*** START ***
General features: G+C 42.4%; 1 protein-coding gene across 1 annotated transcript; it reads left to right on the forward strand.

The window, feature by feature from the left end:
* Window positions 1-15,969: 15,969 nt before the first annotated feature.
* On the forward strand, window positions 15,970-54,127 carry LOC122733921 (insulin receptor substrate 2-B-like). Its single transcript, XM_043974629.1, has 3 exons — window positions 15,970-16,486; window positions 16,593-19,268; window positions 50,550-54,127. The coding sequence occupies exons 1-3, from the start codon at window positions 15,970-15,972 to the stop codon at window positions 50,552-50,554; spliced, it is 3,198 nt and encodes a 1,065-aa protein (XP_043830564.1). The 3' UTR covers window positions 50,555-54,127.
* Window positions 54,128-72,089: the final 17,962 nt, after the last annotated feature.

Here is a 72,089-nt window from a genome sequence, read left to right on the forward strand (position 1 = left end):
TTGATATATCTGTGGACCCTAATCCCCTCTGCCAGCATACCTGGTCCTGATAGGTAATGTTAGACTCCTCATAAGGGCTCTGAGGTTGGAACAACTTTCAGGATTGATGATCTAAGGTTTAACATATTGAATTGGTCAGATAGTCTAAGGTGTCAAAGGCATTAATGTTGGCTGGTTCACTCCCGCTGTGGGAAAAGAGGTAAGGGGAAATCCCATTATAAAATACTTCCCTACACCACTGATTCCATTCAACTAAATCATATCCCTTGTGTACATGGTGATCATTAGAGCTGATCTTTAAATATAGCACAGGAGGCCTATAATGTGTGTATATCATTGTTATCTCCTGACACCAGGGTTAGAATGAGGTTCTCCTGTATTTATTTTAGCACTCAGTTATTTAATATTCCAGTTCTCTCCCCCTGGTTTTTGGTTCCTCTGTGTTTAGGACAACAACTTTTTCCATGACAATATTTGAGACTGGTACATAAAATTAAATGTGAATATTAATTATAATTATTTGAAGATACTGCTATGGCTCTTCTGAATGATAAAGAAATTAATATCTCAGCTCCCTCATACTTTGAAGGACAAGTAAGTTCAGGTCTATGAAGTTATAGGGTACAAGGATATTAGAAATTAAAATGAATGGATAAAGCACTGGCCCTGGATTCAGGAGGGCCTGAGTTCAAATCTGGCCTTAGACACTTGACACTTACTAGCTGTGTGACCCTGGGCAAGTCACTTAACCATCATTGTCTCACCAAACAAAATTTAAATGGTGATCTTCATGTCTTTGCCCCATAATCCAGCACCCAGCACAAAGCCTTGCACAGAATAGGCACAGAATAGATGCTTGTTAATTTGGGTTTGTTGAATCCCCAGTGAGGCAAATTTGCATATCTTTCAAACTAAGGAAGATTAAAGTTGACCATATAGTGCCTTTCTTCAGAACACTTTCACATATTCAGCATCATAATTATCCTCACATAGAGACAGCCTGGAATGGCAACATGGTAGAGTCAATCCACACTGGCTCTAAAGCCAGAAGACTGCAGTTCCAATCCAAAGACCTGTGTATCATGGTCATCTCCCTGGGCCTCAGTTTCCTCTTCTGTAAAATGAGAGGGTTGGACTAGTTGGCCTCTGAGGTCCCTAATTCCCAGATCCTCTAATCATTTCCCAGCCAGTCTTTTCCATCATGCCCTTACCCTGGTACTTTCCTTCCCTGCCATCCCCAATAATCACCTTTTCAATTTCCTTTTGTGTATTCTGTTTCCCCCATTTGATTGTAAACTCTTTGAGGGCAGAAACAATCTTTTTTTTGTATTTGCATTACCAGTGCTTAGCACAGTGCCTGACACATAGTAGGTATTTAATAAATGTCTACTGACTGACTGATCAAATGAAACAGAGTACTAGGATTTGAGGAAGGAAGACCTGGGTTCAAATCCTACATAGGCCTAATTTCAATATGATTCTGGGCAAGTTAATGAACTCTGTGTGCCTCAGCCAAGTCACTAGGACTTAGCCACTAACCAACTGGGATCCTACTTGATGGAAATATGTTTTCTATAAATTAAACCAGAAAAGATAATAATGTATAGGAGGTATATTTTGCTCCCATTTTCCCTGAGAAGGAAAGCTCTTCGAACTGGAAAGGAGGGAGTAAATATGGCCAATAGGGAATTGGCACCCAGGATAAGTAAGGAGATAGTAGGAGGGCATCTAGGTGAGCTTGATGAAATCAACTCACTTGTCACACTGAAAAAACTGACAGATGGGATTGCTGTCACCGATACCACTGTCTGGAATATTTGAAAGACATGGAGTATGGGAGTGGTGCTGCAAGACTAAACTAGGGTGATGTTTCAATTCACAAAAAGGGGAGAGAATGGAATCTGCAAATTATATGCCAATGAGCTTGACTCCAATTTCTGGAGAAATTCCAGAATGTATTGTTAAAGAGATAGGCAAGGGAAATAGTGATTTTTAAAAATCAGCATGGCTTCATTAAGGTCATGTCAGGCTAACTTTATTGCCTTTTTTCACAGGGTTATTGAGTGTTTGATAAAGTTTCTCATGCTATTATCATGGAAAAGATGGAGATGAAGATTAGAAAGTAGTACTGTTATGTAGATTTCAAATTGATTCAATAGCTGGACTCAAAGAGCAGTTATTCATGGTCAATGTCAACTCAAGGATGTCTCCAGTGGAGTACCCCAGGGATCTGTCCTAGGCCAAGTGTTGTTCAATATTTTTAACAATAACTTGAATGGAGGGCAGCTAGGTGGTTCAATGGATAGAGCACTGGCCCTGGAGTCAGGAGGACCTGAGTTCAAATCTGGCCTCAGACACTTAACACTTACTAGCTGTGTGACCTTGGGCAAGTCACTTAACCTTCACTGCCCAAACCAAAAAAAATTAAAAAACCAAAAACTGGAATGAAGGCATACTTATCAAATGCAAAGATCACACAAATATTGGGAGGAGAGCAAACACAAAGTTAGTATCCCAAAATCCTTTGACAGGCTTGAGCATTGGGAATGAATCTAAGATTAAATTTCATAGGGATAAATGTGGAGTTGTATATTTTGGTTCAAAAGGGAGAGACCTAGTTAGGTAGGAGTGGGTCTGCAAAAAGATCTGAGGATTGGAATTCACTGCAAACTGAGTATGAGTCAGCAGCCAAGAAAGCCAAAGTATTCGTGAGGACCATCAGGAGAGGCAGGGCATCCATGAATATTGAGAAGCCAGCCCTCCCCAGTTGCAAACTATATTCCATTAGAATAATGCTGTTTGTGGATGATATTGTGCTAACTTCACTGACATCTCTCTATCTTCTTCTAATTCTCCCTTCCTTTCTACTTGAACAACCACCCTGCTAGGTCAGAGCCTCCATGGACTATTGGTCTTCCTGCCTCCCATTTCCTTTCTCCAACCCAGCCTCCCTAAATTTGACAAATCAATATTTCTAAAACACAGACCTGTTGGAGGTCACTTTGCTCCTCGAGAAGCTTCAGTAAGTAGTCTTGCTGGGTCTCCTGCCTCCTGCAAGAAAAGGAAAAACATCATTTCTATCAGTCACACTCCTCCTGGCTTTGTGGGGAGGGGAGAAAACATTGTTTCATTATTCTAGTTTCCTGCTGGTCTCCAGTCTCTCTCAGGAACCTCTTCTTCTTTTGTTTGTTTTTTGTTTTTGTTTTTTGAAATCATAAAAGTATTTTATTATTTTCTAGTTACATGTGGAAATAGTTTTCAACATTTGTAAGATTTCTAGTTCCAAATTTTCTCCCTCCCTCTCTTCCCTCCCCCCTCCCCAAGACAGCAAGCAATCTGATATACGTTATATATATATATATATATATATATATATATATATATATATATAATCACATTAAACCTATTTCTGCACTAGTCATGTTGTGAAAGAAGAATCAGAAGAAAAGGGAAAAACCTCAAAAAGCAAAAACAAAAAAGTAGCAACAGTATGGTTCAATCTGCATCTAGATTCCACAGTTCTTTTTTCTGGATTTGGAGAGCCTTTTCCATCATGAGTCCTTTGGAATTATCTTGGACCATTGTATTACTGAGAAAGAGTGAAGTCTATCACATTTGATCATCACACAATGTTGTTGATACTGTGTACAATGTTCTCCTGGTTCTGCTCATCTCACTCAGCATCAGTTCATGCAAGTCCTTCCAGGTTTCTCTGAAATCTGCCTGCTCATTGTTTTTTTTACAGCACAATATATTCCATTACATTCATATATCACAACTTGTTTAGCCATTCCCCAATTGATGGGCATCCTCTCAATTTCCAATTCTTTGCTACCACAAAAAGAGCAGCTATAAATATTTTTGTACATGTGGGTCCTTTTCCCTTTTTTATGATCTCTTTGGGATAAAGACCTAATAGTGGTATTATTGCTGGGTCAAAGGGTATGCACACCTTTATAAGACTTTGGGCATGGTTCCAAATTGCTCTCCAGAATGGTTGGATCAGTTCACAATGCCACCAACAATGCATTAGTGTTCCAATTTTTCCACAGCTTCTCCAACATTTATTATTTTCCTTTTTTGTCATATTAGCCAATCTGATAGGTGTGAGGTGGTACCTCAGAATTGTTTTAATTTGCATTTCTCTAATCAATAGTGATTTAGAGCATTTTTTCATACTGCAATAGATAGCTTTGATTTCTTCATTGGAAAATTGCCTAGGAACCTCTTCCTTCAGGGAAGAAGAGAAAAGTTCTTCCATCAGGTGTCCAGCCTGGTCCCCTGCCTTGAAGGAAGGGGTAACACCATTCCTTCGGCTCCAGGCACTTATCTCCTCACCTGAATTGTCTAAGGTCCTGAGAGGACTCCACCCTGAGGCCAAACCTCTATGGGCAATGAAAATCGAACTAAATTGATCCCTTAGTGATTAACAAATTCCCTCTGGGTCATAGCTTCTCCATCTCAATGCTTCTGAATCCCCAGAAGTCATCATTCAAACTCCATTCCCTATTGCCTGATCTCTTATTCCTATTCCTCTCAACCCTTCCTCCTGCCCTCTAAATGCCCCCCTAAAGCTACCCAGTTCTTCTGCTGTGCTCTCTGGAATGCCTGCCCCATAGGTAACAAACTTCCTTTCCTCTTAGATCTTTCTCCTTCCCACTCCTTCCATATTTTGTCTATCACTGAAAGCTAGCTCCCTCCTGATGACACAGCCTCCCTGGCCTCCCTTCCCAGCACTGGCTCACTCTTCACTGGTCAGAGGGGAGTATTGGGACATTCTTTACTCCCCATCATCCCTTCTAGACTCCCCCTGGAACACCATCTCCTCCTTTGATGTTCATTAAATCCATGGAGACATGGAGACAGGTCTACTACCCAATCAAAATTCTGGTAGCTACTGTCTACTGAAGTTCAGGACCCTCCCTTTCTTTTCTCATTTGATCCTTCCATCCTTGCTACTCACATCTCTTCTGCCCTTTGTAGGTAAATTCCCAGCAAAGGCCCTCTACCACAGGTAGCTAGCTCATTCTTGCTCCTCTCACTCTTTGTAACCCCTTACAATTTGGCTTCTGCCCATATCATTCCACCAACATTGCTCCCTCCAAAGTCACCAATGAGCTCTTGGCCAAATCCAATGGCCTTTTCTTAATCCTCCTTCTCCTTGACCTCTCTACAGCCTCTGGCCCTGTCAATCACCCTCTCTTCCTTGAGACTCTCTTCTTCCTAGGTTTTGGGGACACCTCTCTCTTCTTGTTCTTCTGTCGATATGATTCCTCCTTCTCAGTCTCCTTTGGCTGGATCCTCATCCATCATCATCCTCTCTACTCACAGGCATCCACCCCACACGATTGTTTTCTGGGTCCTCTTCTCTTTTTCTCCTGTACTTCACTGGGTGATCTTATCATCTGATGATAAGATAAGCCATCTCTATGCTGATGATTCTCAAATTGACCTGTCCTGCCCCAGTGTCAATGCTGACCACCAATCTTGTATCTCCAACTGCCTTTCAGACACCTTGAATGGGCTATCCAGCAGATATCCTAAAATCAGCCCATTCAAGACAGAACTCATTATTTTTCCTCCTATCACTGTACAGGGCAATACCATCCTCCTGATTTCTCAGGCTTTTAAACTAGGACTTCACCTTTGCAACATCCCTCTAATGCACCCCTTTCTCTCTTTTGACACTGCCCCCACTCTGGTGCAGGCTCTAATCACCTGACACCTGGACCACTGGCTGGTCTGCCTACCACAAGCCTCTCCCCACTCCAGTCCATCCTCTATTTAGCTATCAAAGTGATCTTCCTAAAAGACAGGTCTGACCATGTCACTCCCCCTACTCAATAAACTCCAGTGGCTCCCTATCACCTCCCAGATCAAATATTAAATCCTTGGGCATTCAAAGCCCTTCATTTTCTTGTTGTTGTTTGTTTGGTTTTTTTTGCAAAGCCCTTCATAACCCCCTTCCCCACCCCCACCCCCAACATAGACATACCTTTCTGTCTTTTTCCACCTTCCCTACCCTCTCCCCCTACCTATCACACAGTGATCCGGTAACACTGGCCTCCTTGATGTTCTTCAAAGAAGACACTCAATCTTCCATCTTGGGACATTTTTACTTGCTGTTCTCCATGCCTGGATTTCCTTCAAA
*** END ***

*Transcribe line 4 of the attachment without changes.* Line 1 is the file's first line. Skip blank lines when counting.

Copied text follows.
* On the forward strand, window positions 15,970-54,127 carry LOC122733921 (insulin receptor substrate 2-B-like). Its single transcript, XM_043974629.1, has 3 exons — window positions 15,970-16,486; window positions 16,593-19,268; window positions 50,550-54,127. The coding sequence occupies exons 1-3, from the start codon at window positions 15,970-15,972 to the stop codon at window positions 50,552-50,554; spliced, it is 3,198 nt and encodes a 1,065-aa protein (XP_043830564.1). The 3' UTR covers window positions 50,555-54,127.